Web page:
Dean of Students
After finishing Seminary I have found myself reading fiction that I willfully ignored when I was younger and did not have time for during my years of study. While I am sure that this ignorance has caused me to miss out on a more literarily-robust childhood, a part of me thinks that reading children’s fiction this late in life means that I get far more out of each story than I would have if I had read them at the appropriate age.
Case in point: I only recently finished reading Lois Lowry’s The Giver. I could not help but read the novel in light of many of my own life journeys. One journey in particular that The Giver continually brought to mind was my own journey into a liturgical tradition.
As Jonas slowly discovered his gift of “seeing beyond” the black and white world of “sameness,” I found myself thinking back to my earliest experience of being moved by a prayer written in a century long before my own. It was so different from what I knew, yet it had a familiar quality. It was new, but not alien to my experience as a human. As Jonas experienced his first “longings” I was reminded of the feeling I could not shake after leaving my first ever Ash Wednesday service. I had attended the service by myself but did not leave alone; I was visibly marked as a member of a community I did not create. This was a new experience, one that left me wanting more.
Neither of these experiences would have amounted to much by themselves. Without an embodied guide along the way, my longing for our colorful past and a sense of belonging to the whole church would have remained just that—a longing and a sense.
Jonas was twelve when it was revealed to him that he would be given one such guide. He had been chosen to bear the memories of human history on behalf of his community, and he would be guided along the way by an older, wiser Giver of memories. The memory of his community’s past were incredibly painful to bear at times. The sterilized environment of his youth was free of war and an understanding of death. He had no framework for understanding the horrors or level of loss he experienced through the memories. Other memories brought him pleasure beyond what he could have ever imagined. He received memories of basking in sunlight, sledding down a hill, and familial love that he had previously never experienced.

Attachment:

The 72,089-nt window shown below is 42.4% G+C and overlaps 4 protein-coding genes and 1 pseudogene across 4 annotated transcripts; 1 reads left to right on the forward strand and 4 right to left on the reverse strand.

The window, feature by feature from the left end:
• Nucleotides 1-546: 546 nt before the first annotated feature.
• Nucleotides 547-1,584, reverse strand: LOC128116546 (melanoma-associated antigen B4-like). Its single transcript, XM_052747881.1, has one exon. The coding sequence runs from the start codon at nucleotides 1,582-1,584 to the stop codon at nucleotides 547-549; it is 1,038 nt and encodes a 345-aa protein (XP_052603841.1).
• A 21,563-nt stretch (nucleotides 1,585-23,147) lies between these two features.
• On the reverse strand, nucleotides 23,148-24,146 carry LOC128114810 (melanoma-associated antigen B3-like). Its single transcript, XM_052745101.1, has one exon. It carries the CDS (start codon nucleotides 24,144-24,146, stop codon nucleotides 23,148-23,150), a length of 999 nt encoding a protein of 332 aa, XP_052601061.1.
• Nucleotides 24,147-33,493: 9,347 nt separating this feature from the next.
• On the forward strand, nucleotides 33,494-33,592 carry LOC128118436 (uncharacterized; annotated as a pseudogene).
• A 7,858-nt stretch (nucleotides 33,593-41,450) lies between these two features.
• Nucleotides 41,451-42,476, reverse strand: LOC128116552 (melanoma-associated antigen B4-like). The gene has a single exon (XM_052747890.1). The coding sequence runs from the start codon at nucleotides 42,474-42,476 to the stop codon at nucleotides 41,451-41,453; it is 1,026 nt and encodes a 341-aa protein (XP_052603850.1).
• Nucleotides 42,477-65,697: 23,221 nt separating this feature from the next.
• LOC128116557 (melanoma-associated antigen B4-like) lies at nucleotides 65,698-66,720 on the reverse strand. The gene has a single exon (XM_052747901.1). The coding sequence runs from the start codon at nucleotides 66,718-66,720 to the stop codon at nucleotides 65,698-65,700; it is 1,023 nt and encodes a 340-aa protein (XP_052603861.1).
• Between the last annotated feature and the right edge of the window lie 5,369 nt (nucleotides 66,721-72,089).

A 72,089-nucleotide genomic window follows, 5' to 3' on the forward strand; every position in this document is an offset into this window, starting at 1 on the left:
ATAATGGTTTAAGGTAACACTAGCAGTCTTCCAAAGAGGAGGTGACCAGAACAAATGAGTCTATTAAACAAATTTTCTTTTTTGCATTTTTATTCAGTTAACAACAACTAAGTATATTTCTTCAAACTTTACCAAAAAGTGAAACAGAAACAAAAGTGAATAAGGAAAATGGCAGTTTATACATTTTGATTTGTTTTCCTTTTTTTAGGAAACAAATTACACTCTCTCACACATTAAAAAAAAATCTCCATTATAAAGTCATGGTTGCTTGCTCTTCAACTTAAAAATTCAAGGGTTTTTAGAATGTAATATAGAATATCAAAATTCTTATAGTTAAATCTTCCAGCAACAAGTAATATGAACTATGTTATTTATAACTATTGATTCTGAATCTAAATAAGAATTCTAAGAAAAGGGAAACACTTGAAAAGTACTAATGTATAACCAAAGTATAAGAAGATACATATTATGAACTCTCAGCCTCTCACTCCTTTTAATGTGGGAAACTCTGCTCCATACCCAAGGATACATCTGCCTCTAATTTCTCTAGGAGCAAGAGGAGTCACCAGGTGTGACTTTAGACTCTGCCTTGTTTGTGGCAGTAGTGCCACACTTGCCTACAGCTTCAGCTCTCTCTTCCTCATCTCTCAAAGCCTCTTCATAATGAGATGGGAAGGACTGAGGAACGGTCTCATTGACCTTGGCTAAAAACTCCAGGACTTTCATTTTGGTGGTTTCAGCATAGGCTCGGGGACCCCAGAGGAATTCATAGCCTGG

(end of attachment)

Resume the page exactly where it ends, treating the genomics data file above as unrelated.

“The worst part of holding the memories is not the pain. It’s the loneliness of it. Memories need to be shared.” The Giver
These memories did not appear all at once. They were transmitted to him by an older, wiser Giver. I was an adult when I was confirmed in the Episcopal Church by the Bishop of Dallas. My wife and I had taken the Canterbury Trail confirmation class together, and I decided that though I had much to learn, I was ready to commit to worshiping as a Christian in the Anglican tradition. Thomas Howard’s opening lines of his (quite helpful) book The Liturgy Explained described my feelings well:
“We are all beginners at the liturgy, really. All of us—from the first-time visitor who finds himself paging helplessly through the Prayer Book wondering what is happening, to the aged priest who has known it all by heart for half a century—are really only on the lower slopes of worship.”
I suspect that I felt this sense of being a beginner more than most. But I take great comfort in knowing that I too have been given guides along the way of exploring a liturgical life.
Reading the Church Fathers has shown me that while so many of these liturgical experiences are new to me, they are not new to Christ’s church. The Book of Common Prayer reminds me that I am not the only one fumbling through the Daily Office, confused at times about what I should be reading and when. The Eucharist—perhaps the greatest of all guides—serves as a memory that is more than a memory.
But like all disciples of Jesus, I find that while I myself am being guided by Givers of all varieties, I am also called to be a Giver myself. My wife, who faithfully followed me into this tradition, and our daughter, who was baptized on the day before the first Sunday of Advent 2013, both need me to guide them along this path of discipleship, just as I need them.
So as I think about my role in the liturgy in light of Jonas’ journey in The Giver, I am reminded of St. Paul’s words in 1 Corinthians 11:1,
“Be imitators of me, as I am of Christ.”
This path of discipleship is one that calls us all to be both givers and receivers of the Good News of God in Christ.